Logging Destabilizes Soil Carbon: http://www.eurekalert.org/pub_releases/2014-12/dc-ldf120214.php

Massachusetts Forest Watch: http://www.maforests.org/Links.pdf


Burning Wood is Not Renewable: A forest regenerates from the harvesting activity (which also disturbs the forest floor, releasing CO2), by absorbing CO2 from the atmosphere, and storing C as hydrocarbons in new biomass growth above and below ground, and releasing O2. That process may take up to 100 years in New England, up to 50 years in the US southeast, such as in Georgia. See below URLs.


Proponents simply declare, “burning wood is CO2-neutral”, which creates political “feel-good”, because it conjures up the APPEARANCE of meeting CO2 targets, etc. However, it perpetuates uninformed thinking by lay people and others. Proponents purposely forget to add: “over a period of up to 100 years in New England, up to about 50 years in the US southeast.”


“CO2-neutral” is not close to true. Even if the logging were "sustainable", i.e., no more cutting than biomass regrowth, there would still be a large carbon impact, due to lost carbon sequestration from the biomass regrowth being used to “offset CO2 emissions”, instead of that biomass regrowth sequestering atmospheric CO2. 


All of the harvested land area should be allowed to regenerate biomass to its former state, instead of being used for development. A further burden would be the CO2 from activities mentioned under above section “Wood Burning Plants”. In New England, adding wood chip power plants, which typically get much of their wood by clear-cutting, would be a 100-year “save the world solution”.








Burning Wood is Not Clean and Not Green: Usually, it comes as a surprise to lay people, wood burning has at least as much CO2/kWh and particulate/kWh as coal. Exhausts from wood chip-fired plants, which are used around the clock in some communities, likely increase the air pollution of nearby areas, due to volatile organic compounds (VOCs); carbon monoxide; and particulates, which cause diseases of respiratory systems.



“Small” biomass facilities have high pollution rates, so the combined impacts of “small” facilities can create a “big” problem. In the below table are the pollution rates for modern institutional, or commercial-scale, wood burning plants, particularly school-sized wood chip boilers, compared to fossil fuels plants, as provided by the Biomass Energy Resource Center (which promotes biomass) for the MA Department of Energy.




 No. 2 Fuel Oil

 Natural Gas



lb/million Btu

lb/million Btu

lb/million Btu

lb/million Btu






Carbon Monoxide





Nitrogen Oxides





Sulphur Dioxide






The particulate emissions from above wood burning data are 7 times worse than oil, 14 times worse than natural gas, and 25 times worse than propane. Even if better pollution control technologies were used, the wood emission profile remains worse than other fuels that use similar pollution control.



NOTE: Recently, the EPA proposed reducing the particulate emissions of NEW residential woodstoves by 80%. The proposal covers woodstoves, fireplace inserts, indoor and outdoor wood boilers (also called hydronic heaters), forced air furnaces and masonry heaters.



CO2 from Wood Burning: In the US northeast, the industry standard is burning one ton of green wood (7.6 million Btu/green ton; 45% moisture; 7.6 million/1100 = 6,909 Btu/lb, dry) creates a little more than one ton of CO2, and dry wood consists of 50% carbon (by weight). See table.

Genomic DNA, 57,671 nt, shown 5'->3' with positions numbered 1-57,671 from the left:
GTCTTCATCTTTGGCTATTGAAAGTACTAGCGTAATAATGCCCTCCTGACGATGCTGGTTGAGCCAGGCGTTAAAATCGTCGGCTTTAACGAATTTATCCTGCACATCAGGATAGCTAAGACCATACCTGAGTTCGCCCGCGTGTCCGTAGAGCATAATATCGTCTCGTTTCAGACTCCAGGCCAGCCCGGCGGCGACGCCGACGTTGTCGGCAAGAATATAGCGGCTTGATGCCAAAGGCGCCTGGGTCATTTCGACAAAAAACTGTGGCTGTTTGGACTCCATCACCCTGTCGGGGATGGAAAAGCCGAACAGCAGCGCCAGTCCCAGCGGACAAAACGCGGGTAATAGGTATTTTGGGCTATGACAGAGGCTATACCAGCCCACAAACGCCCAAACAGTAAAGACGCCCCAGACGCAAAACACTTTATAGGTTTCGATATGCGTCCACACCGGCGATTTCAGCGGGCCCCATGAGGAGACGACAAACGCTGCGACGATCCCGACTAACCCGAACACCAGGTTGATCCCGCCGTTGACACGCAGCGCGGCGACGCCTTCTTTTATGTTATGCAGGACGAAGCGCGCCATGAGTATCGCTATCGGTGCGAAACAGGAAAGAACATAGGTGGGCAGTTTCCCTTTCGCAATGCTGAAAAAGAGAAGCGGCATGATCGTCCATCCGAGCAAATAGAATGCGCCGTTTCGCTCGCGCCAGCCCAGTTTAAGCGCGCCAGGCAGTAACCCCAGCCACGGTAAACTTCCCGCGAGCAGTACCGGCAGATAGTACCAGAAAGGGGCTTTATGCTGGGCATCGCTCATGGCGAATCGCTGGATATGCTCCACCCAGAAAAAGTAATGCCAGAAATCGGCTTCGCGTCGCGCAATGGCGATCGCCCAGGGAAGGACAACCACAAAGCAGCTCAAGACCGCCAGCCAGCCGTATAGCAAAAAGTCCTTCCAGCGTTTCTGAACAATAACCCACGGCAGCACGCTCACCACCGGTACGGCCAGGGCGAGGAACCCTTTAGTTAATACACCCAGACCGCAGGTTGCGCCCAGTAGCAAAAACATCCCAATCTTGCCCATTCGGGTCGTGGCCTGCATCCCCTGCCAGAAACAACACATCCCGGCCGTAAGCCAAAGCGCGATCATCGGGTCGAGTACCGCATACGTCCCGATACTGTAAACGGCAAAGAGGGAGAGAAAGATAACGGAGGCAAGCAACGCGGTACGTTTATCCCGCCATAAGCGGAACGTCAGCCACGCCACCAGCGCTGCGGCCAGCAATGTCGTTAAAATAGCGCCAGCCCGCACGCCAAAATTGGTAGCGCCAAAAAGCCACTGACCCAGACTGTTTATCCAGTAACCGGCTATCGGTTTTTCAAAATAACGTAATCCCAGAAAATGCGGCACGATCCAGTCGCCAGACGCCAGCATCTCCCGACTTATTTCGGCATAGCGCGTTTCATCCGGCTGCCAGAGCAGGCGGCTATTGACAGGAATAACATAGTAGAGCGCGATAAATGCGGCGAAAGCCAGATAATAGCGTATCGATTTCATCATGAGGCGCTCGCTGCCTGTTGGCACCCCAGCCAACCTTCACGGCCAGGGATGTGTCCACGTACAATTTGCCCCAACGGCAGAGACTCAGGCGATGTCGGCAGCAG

Green basis







%, by weight














Dry basis







%, by weight















The CO2 is calculated as follows:

1 ton, green wood – 0.45 ton, water fraction = 0.55 ton dry wood

C in 1 ton of green wood = 0.55 ton dry wood x 0.5, C fraction in dry wood = 0.275 ton

C + O2 = CO2. 

Molecular weight of CO2 = 12 lb C + 32 lb O2 = 44 lb

1 ton C + 2.67 ton O2 = 3.67 ton CO2

0.275 C x 3.67 CO2/ton of green wood = 1.01 ton CO2/ton of green wood.


NOTE: Below is a comparison of the combustion CO2 of various fuels in latest-technology power plants; excludes other CO2 contributors:


- Super-critical coal plants, 220 bar and 600/600 °C, efficiencies of 42%; ultra-super-critical, 300 bar and 600/600 °C, efficiencies of 45% to 48%.

- CCGT gas plants, "H class", 60% efficient at ISO conditions. See URL

- Wood-chip plants, 50 MW, 30% efficient. See URL



 lb/million Btu

 Plant efficiency, %


CO2 Ratio

Wood chip





Bituminous coal





No. 2 fuel oil





Natural gas










NOTE: Vermont’s wood-for-fuel harvest was 1,216,167 ton in 2014, of which 868,825 for space heating and 347,342 for electrical generation. About 347,342/719,033 = 48% of total electrical tonnage was harvested in Vermont. See URLs.



VT Harvest

 Space heating



 Total Electrical








VT Fuel























http://fpr.vermont.gov/sites/fpr/files/About_the_Department/Library...   Page 14




NOTE: Below are listed the wood tonnage and combustion CO2 tonnage of Vermont’s wood chip power plants in 2015.


Vermont Wood Power Plants










Electrical, wood

2015, McNeil




Electrical, wood CO2

EPA, McNeil





http://www.maforests.org/McNeil Emissions 2015.pdf

http://www.maforests.org/RYEGATE TECHNICAL.pdf


NOTE: Below is a comparison of CO2 /MWh for various base-loaded plant types; variable solar and wind energy are supplementary energy sources, i.e., not base-loaded. The wood combustion CO2 gradually diminishes (not to zero) over at least 5 decades, if the deforested area is allowed to regrow itself to its before-harvest status.


Base-loaded plant type

Combustion CO2, ton/MWh